How To Care For Ties

How To Care For Ties

When it comes to maintaining men’s clothes, suits and leather shoes tend to dominate the conversation. But there’s another topic that deserves attention: tie care. 

Ties may sit on the “accessories” side of the equation, but that doesn’t make their maintenance any less important. Take note of the following tips to ensure that your neckwear sticks around for years to come.

Un-tie gently 
The most basic tip has to do with un-tying the tie itself. When it’s time to leave your neckwear behind, take care to gently unravel the tie knot (no matter how eager you may be to shift to off-duty mode). A hard yank can damage the tie’s fibers and cause extra wrinkles and creases. 

Use a brush 
Asking to do this after every wear is a bit much, but we do believe it’s best to gently brush ties using a clean, dedicated brush from time to time. This will remove dust, lint, and any hard-to-spot specks of food, which both extends the tie’s lifespan and cleans up the very things that attract silk-eating moths. 

Hang it up
If there’s one thing we hope for you to take away from this, it’s the importance of properly hanging up ties. A dedicated tie rack is best, but even a wooden hanger will suffice if you have just a handful of ties. By properly hanging your ties, you’ll save yourself from the creases, wrinkles and dust that afflict ties when they are rolled up in a drawer or bunched up on the closet floor.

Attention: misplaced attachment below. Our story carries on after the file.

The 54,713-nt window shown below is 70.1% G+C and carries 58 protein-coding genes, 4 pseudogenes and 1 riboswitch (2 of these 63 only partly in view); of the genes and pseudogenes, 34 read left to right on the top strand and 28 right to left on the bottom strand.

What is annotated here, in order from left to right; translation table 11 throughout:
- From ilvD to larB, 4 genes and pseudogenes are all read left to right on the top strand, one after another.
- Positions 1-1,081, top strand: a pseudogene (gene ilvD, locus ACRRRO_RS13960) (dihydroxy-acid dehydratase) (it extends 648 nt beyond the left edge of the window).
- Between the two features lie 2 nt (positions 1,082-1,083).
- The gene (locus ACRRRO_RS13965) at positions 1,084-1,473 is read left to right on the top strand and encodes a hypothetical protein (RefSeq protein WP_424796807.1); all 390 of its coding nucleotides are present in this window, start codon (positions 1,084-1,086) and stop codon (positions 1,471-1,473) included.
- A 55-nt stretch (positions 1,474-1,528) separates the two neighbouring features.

In case of wrinkles…
After continuous wear, even the most carefully cared-for tie will inevitably develop some manner of wrinkles and creasing. When this happens, don't panic, and most importantly don’t use an iron. Ironing can easily damage delicate fabrics like silk. Instead, simply hang up your tie and see if the wrinkles fall out naturally. If they don’t, try hanging up your tie in the bathroom while you shower (away from any sources of water) and wait for the accumulated steam to smooth it out. 

As a very last resort for only the deepest of creases, you can try using an iron. Just make sure it’s on the lowest setting, and set a lightly damp cloth between the iron and the tie. 

Leave the cleaning to the professionals 
Mustard, soup broth, red wine—the tie has many natural enemies. And if your tie should develop a stain, you’re going to want to get professional help. Because silk is damaged by water, simply running cold water over the stained area and blotting with a cloth like you would a shirt or a pair of pants isn’t going to work. Seek out a dry cleaner you can trust to get the job done right. 

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